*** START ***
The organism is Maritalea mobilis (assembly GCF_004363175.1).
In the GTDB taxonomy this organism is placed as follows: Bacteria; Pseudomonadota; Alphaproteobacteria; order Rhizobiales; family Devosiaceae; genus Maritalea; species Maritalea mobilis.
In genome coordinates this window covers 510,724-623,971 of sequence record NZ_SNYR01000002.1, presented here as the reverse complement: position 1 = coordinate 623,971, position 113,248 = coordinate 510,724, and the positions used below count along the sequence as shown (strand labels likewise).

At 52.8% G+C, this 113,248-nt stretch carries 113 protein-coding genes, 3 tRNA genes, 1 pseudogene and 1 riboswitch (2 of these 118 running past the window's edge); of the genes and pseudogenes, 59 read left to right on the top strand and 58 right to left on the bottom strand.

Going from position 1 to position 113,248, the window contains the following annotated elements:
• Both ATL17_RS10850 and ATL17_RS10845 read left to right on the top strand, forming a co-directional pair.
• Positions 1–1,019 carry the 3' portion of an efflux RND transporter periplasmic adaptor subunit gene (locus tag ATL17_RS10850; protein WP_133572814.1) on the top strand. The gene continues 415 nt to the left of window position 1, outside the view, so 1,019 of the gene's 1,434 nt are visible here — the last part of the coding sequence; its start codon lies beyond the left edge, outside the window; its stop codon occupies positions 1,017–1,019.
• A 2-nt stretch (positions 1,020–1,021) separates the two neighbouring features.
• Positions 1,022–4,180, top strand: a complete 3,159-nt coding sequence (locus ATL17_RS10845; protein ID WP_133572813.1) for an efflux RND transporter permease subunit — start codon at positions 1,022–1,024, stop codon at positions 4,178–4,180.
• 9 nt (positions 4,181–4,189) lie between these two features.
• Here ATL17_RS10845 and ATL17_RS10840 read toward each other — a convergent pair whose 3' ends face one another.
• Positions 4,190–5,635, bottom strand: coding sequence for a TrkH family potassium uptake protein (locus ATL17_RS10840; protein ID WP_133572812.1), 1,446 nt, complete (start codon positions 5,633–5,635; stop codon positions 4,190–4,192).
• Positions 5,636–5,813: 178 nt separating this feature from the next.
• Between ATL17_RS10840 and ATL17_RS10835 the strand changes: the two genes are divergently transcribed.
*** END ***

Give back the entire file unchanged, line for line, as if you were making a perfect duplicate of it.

The organism is Maritalea mobilis (assembly GCF_004363175.1).
In the GTDB taxonomy this organism is placed as follows: Bacteria; Pseudomonadota; Alphaproteobacteria; order Rhizobiales; family Devosiaceae; genus Maritalea; species Maritalea mobilis.
In genome coordinates this window covers 510,724-623,971 of sequence record NZ_SNYR01000002.1, presented here as the reverse complement: position 1 = coordinate 623,971, position 113,248 = coordinate 510,724, and the positions used below count along the sequence as shown (strand labels likewise).

At 52.8% G+C, this 113,248-nt stretch carries 113 protein-coding genes, 3 tRNA genes, 1 pseudogene and 1 riboswitch (2 of these 118 running past the window's edge); of the genes and pseudogenes, 59 read left to right on the top strand and 58 right to left on the bottom strand.

Going from position 1 to position 113,248, the window contains the following annotated elements:
• Both ATL17_RS10850 and ATL17_RS10845 read left to right on the top strand, forming a co-directional pair.
• Positions 1–1,019 carry the 3' portion of an efflux RND transporter periplasmic adaptor subunit gene (locus tag ATL17_RS10850; protein WP_133572814.1) on the top strand. The gene continues 415 nt to the left of window position 1, outside the view, so 1,019 of the gene's 1,434 nt are visible here — the last part of the coding sequence; its start codon lies beyond the left edge, outside the window; its stop codon occupies positions 1,017–1,019.
• A 2-nt stretch (positions 1,020–1,021) separates the two neighbouring features.
• Positions 1,022–4,180, top strand: a complete 3,159-nt coding sequence (locus ATL17_RS10845; protein ID WP_133572813.1) for an efflux RND transporter permease subunit — start codon at positions 1,022–1,024, stop codon at positions 4,178–4,180.
• 9 nt (positions 4,181–4,189) lie between these two features.
• Here ATL17_RS10845 and ATL17_RS10840 read toward each other — a convergent pair whose 3' ends face one another.
• Positions 4,190–5,635, bottom strand: coding sequence for a TrkH family potassium uptake protein (locus ATL17_RS10840; protein ID WP_133572812.1), 1,446 nt, complete (start codon positions 5,633–5,635; stop codon positions 4,190–4,192).
• Positions 5,636–5,813: 178 nt separating this feature from the next.
• Between ATL17_RS10840 and ATL17_RS10835 the strand changes: the two genes are divergently transcribed.